SANTA CLARA, Calif., June 20, 2017 /PRNewswire/ -- Comment by Kamaljit Behera, Industry Analyst, Healthcare, Visionary Innovation Group, Frost & Sullivan:
This is not the first attempt by a tech company - Google Health (now defunct) and Microsoft HealthVault are earlier examples. While Google Health didn't have sufficient traction, it also may have been too early in the game. Microsoft HealthVault is still available as a service - but how successful it has been is arguable.
There are two sides to the story of a tech company attempting to solve the health data interoperability issue:
a) B2B Approach: Getting providers / path labs / health systems / primary care physicians to directly upload medical health data to a patients' health account (which is the more difficult one).
b) B2B2C Approach: Automatically syncing patients' health and fitness devices and other medical devices to upload data to the health account (but given the current tech limitations of most medical devices to do this, patients would manually have to enter data in their health account).
Part 'a' is naturally difficult - key challenge: interoperable formats of data, apart from HIPAA compliance issues, formal processes to upload data (without increasing administrative burden) and resistance to change / low tech adoption rates. Part 'b' is possible with the fitness bands and sundry home health devices such as blood pressure monitors and weighing scales, but with advanced medical devices, this will remain a challenge. Patient engagement, to encourage them to manually enter data is an even bigger issue - one that the entire industry is grappling with in this age of digitization.
Speculating the Apple bet on athenahealth:
Apple has a track record for good engagement (e.g. already acquired personal health data startup Gliimpse), but how it will work with healthcare remains to be seen. As per CNBC's Apple has been hunting for startups in the cloud hosting space that could fit into its bigger game-plan for monetizing health data economy. Another proposed strategy for Apple (by Citigroup analyst Garen Sarafian) is to buy athenahealth. Considering the fact, athenahealth has 83 million patient records and a network of roughly 100,000 medical providers, and a solid track record of integrating with clinical IT systems like Epic and Cerner. This does make sense. However for further growth to increase the patient base, the above challenges would still hold.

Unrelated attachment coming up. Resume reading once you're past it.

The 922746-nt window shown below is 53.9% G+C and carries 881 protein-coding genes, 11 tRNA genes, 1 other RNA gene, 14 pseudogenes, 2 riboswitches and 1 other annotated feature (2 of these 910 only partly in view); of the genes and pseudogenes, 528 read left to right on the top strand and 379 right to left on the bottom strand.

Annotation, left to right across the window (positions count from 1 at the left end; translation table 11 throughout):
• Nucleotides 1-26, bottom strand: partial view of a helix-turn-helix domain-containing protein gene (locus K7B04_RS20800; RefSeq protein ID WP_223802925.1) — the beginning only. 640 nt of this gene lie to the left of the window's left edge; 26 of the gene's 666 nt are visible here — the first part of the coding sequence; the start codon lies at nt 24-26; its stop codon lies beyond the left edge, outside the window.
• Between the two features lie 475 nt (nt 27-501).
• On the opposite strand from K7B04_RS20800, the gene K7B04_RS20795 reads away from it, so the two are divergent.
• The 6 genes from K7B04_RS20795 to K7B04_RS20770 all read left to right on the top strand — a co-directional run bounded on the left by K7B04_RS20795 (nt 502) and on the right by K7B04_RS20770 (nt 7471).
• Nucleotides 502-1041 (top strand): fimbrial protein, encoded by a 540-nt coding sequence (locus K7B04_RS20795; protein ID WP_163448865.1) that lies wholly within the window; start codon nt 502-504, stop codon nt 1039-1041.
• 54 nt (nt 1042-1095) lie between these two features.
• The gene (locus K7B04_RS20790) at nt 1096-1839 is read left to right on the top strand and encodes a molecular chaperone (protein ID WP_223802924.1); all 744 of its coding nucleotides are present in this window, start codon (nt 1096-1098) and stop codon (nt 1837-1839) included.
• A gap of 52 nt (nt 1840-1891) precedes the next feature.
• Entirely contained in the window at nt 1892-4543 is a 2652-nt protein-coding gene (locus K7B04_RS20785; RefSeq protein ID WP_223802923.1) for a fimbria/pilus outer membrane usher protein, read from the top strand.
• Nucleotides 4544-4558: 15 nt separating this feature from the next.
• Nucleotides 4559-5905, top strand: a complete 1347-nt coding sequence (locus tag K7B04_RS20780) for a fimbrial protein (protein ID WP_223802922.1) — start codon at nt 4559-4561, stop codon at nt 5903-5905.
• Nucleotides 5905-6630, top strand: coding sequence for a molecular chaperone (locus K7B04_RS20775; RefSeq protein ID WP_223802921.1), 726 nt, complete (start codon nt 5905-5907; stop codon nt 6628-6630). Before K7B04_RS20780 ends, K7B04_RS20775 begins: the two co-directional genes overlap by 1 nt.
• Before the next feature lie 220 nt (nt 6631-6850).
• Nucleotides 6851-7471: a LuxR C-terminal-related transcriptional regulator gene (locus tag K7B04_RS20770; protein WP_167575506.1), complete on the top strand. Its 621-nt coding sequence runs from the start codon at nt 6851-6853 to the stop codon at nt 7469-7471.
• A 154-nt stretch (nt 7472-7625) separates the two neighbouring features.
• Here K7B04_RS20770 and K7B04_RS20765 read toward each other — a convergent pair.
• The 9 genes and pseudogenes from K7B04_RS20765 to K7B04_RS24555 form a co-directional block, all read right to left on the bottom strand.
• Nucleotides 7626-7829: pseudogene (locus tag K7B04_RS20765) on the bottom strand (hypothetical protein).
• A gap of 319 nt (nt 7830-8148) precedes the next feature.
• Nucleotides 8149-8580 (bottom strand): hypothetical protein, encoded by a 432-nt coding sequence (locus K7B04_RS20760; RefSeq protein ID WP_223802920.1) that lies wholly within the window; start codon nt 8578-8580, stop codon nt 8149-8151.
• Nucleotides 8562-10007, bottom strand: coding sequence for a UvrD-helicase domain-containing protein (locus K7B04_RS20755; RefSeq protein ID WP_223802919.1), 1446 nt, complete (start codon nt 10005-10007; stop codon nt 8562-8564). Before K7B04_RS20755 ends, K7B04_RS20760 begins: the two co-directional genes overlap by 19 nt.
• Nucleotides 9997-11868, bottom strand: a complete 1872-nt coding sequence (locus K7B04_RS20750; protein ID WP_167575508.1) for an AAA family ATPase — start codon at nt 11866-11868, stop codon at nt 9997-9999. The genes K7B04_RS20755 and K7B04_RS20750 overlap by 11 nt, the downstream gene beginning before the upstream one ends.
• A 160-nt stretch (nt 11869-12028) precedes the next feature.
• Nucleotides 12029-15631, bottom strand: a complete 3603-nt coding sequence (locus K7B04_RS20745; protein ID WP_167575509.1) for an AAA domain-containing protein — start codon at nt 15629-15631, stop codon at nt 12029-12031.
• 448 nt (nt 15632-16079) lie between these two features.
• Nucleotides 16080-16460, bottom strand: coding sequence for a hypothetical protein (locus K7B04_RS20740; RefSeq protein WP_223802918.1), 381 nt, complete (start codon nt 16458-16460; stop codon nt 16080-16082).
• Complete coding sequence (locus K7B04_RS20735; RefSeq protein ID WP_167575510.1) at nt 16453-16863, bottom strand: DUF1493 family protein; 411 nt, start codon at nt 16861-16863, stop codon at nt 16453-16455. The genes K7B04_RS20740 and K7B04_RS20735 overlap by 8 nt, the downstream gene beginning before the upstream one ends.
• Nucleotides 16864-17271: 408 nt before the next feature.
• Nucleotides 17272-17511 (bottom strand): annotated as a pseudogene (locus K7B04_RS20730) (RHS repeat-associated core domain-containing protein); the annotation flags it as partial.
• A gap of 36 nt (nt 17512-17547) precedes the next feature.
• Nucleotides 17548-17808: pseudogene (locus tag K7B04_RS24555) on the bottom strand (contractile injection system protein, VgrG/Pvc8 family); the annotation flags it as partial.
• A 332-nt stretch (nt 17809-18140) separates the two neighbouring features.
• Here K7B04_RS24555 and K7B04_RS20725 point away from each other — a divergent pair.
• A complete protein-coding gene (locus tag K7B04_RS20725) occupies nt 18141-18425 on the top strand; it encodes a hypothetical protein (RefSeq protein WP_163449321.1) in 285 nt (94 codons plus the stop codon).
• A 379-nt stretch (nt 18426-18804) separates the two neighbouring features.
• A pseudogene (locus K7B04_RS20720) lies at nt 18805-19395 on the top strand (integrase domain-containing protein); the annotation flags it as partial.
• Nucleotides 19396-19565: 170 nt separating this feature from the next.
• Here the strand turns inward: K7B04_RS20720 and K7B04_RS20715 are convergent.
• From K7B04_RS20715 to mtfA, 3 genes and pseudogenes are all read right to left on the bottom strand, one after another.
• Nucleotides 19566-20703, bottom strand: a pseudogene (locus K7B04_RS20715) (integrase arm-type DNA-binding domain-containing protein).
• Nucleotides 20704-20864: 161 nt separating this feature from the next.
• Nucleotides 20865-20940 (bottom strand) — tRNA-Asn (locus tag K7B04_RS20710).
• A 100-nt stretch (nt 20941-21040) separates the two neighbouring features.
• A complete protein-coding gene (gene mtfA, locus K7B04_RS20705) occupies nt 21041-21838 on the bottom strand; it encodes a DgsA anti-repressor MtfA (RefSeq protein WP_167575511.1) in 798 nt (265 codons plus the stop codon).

On a speculative note, it appears yet another frugal snowball attempt to find an official positioning in the vetted healthcare data economy space. Having said that, lack of defined timelines to demonstrate tangible outcomes has gained negative clout for Apple's health initiatives in the recent past (e.g. medical grade wearables). Further, bringing the competitive equation around wearables and mHealth segments providing limitless potential across healthcare applications, Apple cannot underestimate recent deals by Fitbit and other emerging solutions. This may not be the end to the deal chain. In-line to Apple's reputation, one cloud possibly anticipates the next phase of deal-making around blockchain technology.
What's there for athenahealth?
In the last few years, athenahealth, has been viewed as one of the fastest-growing companies in health-care technology space. However, post going public the company is being subjected to volatility and frequent disappointments. For example, after the company released its Q1, 2017 earnings report in April, it failed to meet its revenue and EPS estimates and further dropped its full-year guidance shares which made its share to fall almost by 20%. Despite these doldrums around its recent financial performance, athenahealth's compelling portfolio of solutions and ever growing customer base makes the $5 billion software company (athenahealth, inc.) one of the most compelling yet frustrating players in the digital health segment. Today the company is giving a tough competition with its large array of solutions around network medical record, revenue cycle, patient engagement, and care coordination and population health services. For the last 2 quarters, industry watchers have been speculating athenahealth being ripe for acquisition. Considering existing working engagements between athenahealth and Apple (e.g. health App/ HealthKit) the proposed deal can be seen as a complimenting win-win for both. However, the timing and volatility around athenahealth's financial performance may not be an ideal time for valuation. Apple seems to have lost its level of innovation compared to before. Companies like Amazon and Google are perceived more innovative than Apple. Is this some kind of a tepid warm attempt to try healthcare again?
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